If you're a Caitlin Moran fan you will enjoy reading the second novel in her coming of age trilogy, How to be Famous.
It is 1995 and nineteen year old Johanna Morrigan arrives in London with no connections, no formal education and no money. She is on a mission to take the music press by storm before the age of 20 and adopts the alter ego Dolly Wilde.
As the legendary Dolly Wilde she writes a column for Generation X culture bible, The Face and shares every aspect of being famous. It's the height of Britpop and she spends her days meeting celebrities who live for sex, drugs and rock'n'roll.
But when a one night stand with an edgy comedian goes wrong, people start to know Dolly Wilde's name for all the wrong reasons. By the time her friends warn her against him, 'he destroys bright young girls,' it's too late. She has already had sex with him. Bad sex. Now she's one of the girls he's trying to destroy with revenge porn. Dolly Wilde refuses to be slut shamed, but how can one girl stop a famous, powerful man?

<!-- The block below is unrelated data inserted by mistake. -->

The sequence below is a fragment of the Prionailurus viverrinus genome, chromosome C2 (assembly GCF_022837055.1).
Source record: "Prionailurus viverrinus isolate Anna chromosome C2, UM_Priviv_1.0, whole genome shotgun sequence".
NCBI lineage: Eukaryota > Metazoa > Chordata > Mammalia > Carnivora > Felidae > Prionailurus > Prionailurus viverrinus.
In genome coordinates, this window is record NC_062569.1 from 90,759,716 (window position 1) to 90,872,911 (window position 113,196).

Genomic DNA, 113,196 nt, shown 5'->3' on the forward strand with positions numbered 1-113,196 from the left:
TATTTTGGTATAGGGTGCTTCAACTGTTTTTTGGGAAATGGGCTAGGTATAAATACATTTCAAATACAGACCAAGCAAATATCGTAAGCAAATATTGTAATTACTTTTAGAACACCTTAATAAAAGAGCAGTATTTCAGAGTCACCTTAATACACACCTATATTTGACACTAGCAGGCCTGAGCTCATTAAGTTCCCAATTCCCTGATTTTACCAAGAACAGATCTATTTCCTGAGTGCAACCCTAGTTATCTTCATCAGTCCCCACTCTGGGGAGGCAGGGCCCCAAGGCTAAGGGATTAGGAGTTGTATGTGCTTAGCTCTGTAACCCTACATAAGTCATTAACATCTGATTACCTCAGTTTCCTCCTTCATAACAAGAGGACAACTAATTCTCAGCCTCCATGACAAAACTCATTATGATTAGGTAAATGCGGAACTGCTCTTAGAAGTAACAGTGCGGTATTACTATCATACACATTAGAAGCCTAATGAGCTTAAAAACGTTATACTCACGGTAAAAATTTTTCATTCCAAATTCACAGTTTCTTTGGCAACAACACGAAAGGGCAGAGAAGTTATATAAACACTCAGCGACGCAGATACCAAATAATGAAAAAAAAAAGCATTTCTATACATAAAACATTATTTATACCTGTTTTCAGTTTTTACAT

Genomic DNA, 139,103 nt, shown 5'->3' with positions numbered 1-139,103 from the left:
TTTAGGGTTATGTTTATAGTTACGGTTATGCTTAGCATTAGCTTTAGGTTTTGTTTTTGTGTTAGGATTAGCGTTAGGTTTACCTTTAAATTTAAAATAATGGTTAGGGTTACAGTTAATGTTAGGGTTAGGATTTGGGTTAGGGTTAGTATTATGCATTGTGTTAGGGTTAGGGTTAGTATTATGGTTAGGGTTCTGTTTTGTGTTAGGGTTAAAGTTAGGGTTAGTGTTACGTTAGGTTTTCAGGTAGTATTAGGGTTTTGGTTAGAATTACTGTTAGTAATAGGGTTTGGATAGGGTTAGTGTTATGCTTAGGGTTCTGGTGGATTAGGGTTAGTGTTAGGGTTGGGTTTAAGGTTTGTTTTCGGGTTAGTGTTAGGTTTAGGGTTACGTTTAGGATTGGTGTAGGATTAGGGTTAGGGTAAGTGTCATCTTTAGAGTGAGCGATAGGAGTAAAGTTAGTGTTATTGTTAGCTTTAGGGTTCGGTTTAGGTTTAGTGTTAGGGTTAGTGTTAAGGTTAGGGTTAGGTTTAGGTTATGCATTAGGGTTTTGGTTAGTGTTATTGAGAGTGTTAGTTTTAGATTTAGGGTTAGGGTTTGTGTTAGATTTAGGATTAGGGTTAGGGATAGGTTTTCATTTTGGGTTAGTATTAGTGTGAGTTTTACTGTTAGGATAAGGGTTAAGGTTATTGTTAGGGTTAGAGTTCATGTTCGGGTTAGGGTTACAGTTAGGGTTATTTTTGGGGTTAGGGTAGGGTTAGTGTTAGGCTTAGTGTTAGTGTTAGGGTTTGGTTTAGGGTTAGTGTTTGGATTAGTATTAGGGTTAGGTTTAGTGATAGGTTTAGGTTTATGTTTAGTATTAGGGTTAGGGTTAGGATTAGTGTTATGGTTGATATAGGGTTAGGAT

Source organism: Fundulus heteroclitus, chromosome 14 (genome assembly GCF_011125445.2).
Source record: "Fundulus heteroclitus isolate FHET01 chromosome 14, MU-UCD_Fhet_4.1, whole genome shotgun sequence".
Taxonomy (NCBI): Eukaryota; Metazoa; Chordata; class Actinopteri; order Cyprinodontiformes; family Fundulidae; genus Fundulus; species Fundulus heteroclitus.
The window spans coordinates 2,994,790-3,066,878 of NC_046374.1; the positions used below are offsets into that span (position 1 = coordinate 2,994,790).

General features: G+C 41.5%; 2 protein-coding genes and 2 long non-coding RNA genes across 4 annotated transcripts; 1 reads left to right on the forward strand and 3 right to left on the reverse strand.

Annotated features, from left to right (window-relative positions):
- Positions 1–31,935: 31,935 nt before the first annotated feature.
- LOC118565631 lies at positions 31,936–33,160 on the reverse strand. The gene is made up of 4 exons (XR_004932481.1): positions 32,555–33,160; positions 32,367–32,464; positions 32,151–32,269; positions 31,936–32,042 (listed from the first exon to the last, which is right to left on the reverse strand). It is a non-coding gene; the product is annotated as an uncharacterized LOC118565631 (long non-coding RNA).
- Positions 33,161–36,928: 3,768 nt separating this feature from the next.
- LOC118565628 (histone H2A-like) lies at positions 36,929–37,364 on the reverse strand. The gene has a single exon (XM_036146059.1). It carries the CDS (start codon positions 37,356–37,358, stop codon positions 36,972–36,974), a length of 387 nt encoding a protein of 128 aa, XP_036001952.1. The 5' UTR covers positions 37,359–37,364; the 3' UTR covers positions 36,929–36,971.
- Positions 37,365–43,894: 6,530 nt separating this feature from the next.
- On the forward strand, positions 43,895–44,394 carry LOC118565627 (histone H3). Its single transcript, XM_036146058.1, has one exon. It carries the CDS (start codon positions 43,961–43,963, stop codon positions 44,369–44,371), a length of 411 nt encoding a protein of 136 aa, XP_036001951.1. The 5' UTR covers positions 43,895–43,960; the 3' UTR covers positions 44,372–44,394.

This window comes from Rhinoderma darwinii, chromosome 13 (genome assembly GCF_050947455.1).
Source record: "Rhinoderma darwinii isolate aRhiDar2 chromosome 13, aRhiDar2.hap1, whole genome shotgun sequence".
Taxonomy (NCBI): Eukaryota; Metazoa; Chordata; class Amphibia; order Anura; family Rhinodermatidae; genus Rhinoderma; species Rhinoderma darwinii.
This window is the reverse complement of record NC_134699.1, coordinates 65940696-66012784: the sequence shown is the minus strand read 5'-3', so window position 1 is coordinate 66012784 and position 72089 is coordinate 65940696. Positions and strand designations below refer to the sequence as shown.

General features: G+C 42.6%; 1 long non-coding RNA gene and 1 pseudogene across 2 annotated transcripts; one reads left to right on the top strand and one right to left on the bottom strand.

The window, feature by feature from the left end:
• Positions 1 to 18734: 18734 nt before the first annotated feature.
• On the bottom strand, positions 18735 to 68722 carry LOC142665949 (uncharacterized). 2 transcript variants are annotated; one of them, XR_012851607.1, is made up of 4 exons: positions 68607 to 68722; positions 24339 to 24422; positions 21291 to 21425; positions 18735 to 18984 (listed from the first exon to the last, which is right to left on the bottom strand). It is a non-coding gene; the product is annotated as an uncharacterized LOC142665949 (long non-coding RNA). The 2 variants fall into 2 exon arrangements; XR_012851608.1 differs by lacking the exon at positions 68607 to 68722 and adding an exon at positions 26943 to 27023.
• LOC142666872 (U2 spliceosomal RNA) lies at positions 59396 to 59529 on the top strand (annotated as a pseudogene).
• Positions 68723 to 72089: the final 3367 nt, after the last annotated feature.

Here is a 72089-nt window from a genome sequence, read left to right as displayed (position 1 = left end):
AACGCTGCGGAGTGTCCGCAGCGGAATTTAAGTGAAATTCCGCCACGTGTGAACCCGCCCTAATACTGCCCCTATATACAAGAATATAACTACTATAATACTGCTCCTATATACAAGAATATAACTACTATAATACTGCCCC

While How to be Famous is equal parts funny and angry, it also cleverly explores the politics of feminism that Caitlin is known for. Caitlin, was in fact, writing this novel as the Harvey Weinstein sexual abuse allegations were unfolding. As the #MeToo movement gathered momentum, Dolly also reached the same conclusion: to tell your experience from your point of view. Or empowerment through empathy.
Caitlin Moran was 16 years old when she published her first novel and was a columnist at The Times by the age of 18. Her collected works have been published as Moranthology and Moranifesto and her novel How to Build a Girl is currently being adapted as a movie. How to Change the World will complete the trilogy.
Reviewer: Andrea Molloy
Ebury Press, RRP $37.00